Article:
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Home / Tips and Tricks / Using Ubuntu as your primary operating system, part 3 (Application hardening and sandboxing) «Null Byte :: WonderHowTo

Using Ubuntu as your primary operating system, part 3 (Application hardening and sandboxing) «Null Byte :: WonderHowTo



After installing Ubuntu for security and reducing the possibility of network attacks on your system, you can start thinking about security at the application level. If a malicious file is opened on your system, does an attacker have access to any file on the computer? The chances are much slimmer if you install the correct defenses.

In this third part of our mini-series on strengthening your primary Ubuntu installation, you learn how Ubuntu package repositories work, which repositories you should avoid and how to update. You will also see how you can import additional AppArmor profiles to limit the resources that apps can use, and how to create sandboxes to completely isolate unsafe applications from the operating system.

If you have missed the start of this series of articles, you should view the first part to find out more about my motivations for starting this four-part manual.

Step 1: Install the latest system updates

Part of keeping your system secure is simply ensuring that the latest package and application updates are installed.

If you are from Windows 10, you are used to downloading and installing new applications from random websites. This practice is inherently unsafe. Unsigned, unverified applications that are distributed by one source create the potential for supply chain attacks.

Linux treats software installation differently. Ubuntu uses various repositories (servers) that contain packages (software and dependencies) that have been checked by Canonical, Ubuntu developers and the security team. However, not all Ubuntu repository & # 39; s are controlled by the Ubuntu team.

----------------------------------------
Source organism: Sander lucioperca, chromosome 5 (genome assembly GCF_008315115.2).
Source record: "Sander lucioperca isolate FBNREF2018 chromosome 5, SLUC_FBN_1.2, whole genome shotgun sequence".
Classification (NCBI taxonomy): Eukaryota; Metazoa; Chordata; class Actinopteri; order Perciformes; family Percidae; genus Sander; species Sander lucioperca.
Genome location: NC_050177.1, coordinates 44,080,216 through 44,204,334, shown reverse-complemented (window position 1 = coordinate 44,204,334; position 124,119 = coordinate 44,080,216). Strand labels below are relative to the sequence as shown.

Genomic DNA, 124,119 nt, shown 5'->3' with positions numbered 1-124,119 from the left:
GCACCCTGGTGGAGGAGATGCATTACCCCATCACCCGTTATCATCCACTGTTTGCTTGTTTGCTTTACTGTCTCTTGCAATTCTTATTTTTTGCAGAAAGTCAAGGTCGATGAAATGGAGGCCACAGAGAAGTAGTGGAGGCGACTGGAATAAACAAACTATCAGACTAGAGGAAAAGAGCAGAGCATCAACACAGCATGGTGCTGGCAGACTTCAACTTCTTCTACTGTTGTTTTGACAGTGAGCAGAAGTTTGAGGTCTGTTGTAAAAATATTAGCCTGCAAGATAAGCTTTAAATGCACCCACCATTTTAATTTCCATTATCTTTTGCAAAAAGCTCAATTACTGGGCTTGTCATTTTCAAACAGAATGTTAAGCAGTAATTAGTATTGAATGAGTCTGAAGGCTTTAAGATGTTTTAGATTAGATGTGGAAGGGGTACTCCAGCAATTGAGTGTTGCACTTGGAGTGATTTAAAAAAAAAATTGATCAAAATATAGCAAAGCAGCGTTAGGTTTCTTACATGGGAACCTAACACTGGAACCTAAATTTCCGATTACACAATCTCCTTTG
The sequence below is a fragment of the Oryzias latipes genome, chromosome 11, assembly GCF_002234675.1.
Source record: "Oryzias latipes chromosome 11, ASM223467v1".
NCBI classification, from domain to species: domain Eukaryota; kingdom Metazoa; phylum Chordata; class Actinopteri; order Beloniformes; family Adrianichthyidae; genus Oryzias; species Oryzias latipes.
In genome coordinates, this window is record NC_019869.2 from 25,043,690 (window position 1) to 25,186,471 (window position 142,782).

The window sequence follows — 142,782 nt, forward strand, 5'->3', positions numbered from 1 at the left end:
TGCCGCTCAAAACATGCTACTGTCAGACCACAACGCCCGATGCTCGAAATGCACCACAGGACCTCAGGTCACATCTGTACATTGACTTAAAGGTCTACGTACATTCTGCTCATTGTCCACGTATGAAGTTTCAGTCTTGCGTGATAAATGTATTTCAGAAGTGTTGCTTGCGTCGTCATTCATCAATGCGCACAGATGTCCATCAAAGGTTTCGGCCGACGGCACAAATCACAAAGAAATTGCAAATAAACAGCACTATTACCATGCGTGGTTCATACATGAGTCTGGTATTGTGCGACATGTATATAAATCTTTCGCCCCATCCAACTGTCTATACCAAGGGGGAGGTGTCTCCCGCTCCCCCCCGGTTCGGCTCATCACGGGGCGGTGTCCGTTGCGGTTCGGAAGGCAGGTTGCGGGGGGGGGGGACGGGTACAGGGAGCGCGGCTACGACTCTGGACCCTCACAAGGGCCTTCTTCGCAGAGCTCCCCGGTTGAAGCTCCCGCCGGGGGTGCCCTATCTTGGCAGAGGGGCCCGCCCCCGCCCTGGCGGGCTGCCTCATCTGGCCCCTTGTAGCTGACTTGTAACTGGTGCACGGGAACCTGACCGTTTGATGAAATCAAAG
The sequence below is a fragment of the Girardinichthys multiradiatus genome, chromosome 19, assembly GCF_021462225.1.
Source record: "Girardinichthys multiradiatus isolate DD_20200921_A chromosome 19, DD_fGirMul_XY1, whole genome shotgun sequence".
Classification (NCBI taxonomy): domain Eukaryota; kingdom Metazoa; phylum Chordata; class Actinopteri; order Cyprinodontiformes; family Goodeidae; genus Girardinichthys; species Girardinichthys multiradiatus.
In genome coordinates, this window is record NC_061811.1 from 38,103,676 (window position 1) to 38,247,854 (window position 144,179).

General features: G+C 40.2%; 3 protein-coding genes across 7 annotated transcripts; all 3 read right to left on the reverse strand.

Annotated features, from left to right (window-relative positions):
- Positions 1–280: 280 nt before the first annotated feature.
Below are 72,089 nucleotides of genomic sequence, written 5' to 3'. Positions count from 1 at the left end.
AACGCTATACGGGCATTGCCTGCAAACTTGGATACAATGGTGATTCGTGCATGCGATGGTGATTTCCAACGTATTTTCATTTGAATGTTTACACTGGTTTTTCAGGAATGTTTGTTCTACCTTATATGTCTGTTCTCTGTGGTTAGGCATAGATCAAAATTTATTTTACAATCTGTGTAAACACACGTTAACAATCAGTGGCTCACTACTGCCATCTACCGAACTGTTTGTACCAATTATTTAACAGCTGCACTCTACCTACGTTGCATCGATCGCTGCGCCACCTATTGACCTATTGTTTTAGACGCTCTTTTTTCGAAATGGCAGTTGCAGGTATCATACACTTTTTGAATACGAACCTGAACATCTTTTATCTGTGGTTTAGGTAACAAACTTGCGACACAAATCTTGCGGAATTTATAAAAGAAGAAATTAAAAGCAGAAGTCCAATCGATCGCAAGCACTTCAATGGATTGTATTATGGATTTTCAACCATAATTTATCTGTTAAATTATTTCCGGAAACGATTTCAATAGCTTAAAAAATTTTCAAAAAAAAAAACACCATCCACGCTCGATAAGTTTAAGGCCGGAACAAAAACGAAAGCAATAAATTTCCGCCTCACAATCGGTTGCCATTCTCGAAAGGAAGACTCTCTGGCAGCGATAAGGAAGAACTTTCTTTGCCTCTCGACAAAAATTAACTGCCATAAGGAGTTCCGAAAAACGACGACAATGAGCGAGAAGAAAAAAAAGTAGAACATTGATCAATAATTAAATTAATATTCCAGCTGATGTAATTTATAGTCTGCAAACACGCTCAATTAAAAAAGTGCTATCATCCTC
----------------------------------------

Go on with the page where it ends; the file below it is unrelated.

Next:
The Ubuntu & # 39; s repository is divided into the following categories:

  • Main : The main part contains applications that are free software, can be freely redistributed and are fully supported by the Ubuntu team. This includes the most popular and reliable open-source applications that are available, many of which are included as standard with the installation of Ubuntu. Software in Main contains a hand-selected list of applications that Ubuntu developers, the community, and users find most important and that the Ubuntu security team are willing to support. When we install software from the main repository, we know for sure that the software will contain security updates and that support is available through Canonical.
  • Universe : the Universe repository is a collection of free, open-source software. It houses almost every piece of open-source software, all built from a series of public sources. Canonical regularly provides security updates for software in the Universe repo when it is made available by the community. Popular or well-supported pieces of software are moved from Universe to Main if they are supported by maintainers who want to meet the Ubuntu team standards.
  • Limited : Ubuntu strives to promote only free software, ie software available under a free license. However, they make exceptions for a small set of tools & # 39; s and drivers & # 39; s that allow Ubuntu and the free applications to be installed on daily hardware. These own drivers are stored in the Restricted Repository. Please note that it may not be possible to provide full support for this software because Ubuntu developers cannot repair the software, they can only send problem reports to the actual authors. Ubuntu developers only use non-open-source software if there is no other way to install Ubuntu. The Ubuntu team works with suppliers to accelerate the open sourcing of their software to ensure that as much software as possible is available under a free license.
  • Multiverse : The Multiverse repository contains software that is not free, which means that the license requirements of this software do not comply with Ubuntu's licensing policy. It is your responsibility to verify your rights to use this software and to comply with the license terms of the copyright holder. This software is not supported and usually cannot be restored or updated. Use it at your own risk.

Disable unsafe storage locations

Before updating packages, open the "Software & Updates" window and disable the "multiverse" and "restricted" storage locations on the "Ubuntu Software" tab. These repositories distribute closed-source software, cannot be checked and sometimes require non-free (paid) user licenses.

Disabling Backports

Backports provides a way to selectively offer newer software versions for older ones Ubuntu releases – Usually the Backports team will provide new versions of standalone applications that can be securely updated without affecting the rest of the system, but the Ubuntu security team does not update packages in Backports, which is why disabling backports aa recommended. On the "Update" tab, make sure that "bionic-backports" is not checked.

Ubuntu must by default download and update security updates daily automatically.

Manually check for updates